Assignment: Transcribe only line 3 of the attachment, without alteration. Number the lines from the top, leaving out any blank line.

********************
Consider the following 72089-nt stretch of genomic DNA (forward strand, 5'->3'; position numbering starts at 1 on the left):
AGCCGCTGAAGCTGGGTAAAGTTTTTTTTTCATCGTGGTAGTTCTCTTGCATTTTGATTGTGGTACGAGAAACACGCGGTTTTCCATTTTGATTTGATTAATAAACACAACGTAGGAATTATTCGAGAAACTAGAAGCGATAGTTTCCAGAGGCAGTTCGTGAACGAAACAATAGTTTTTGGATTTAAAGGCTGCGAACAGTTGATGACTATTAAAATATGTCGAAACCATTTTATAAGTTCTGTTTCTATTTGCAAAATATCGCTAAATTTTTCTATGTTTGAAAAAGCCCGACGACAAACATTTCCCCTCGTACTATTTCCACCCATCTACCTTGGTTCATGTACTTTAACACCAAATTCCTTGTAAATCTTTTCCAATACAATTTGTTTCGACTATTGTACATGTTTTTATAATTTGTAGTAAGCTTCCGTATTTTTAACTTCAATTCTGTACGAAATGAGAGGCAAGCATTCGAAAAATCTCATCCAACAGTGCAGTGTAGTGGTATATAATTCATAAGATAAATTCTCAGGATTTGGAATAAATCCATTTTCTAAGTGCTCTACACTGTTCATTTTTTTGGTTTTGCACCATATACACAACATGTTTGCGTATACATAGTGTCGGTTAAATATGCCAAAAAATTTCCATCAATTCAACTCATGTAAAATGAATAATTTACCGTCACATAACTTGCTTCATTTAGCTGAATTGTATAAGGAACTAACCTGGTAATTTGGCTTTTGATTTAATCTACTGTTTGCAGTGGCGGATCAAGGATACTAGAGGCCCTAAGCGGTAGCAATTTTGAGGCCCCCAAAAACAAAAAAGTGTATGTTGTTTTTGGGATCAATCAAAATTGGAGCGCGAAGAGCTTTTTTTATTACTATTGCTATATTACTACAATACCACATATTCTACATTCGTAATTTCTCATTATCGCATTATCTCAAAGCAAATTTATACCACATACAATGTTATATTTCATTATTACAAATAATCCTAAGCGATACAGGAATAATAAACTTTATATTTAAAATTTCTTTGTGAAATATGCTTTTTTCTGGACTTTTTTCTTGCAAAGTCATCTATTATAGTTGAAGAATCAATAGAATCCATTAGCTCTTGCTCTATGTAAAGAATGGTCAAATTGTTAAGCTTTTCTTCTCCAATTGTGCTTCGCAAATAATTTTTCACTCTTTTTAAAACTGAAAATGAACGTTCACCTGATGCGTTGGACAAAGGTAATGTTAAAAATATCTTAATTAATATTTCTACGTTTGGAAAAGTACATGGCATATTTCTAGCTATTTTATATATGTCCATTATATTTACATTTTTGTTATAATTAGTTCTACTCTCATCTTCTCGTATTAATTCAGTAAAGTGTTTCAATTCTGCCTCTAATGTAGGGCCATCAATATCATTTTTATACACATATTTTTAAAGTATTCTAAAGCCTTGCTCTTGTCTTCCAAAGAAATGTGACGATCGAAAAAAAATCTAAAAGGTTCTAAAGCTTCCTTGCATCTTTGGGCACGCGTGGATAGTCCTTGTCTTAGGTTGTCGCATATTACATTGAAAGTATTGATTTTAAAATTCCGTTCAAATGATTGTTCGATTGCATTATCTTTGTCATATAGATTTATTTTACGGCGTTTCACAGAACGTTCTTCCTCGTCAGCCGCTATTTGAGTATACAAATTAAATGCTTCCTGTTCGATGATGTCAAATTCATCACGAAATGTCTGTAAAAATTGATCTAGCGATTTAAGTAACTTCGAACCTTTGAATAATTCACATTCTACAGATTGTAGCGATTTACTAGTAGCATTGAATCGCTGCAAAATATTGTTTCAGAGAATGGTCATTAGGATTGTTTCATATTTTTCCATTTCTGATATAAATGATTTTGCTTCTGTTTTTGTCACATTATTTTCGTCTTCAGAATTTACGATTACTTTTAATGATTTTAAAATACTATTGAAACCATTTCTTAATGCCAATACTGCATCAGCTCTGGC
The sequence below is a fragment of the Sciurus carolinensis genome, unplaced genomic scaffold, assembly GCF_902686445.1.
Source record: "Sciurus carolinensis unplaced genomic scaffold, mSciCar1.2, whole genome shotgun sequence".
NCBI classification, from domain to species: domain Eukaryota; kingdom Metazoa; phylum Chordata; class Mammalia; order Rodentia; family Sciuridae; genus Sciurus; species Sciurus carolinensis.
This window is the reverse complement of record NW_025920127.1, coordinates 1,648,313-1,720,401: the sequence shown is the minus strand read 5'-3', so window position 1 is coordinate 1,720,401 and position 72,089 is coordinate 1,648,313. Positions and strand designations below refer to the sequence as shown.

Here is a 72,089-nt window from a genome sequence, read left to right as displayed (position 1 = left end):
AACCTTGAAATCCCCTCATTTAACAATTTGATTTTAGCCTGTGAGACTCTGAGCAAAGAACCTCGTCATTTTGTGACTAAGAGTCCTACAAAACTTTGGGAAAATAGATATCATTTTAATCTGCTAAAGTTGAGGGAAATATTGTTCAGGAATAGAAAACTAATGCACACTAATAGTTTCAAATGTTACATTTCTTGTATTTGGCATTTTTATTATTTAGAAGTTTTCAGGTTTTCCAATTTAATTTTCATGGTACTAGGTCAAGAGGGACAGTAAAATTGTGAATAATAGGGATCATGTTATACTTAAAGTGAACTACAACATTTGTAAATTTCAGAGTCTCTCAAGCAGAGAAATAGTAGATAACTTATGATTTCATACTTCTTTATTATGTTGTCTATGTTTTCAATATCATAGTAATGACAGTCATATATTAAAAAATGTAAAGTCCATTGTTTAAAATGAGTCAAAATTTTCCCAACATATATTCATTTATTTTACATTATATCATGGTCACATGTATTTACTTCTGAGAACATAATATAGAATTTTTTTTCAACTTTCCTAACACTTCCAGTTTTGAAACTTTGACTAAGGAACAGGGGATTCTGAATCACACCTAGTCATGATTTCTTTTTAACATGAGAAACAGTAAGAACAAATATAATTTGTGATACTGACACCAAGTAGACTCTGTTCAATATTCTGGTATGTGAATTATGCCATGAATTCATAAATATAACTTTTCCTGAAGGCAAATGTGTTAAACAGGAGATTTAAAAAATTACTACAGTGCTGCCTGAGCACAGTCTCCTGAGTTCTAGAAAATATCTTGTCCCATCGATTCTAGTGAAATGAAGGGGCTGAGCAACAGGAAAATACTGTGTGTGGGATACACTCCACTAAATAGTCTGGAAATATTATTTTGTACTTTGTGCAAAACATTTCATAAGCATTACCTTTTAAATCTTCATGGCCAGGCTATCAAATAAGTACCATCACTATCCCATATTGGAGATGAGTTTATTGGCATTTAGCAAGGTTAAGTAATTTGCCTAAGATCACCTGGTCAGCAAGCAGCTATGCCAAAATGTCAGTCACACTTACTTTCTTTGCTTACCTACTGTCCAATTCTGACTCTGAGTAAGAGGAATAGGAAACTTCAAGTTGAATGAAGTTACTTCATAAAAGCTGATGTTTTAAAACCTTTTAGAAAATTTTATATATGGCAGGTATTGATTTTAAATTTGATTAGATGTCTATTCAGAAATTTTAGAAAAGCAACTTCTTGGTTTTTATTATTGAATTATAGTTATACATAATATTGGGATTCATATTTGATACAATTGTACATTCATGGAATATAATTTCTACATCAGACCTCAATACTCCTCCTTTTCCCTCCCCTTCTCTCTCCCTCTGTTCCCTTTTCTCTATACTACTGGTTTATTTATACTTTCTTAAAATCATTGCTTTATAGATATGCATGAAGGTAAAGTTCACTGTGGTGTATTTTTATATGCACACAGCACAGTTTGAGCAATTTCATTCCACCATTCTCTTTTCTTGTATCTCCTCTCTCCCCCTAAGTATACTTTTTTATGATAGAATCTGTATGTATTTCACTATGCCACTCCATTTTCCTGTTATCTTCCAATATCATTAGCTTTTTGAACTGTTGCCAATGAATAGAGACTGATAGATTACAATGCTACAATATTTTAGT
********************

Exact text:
The sequence below is a fragment of the Sciurus carolinensis genome, unplaced genomic scaffold, assembly GCF_902686445.1.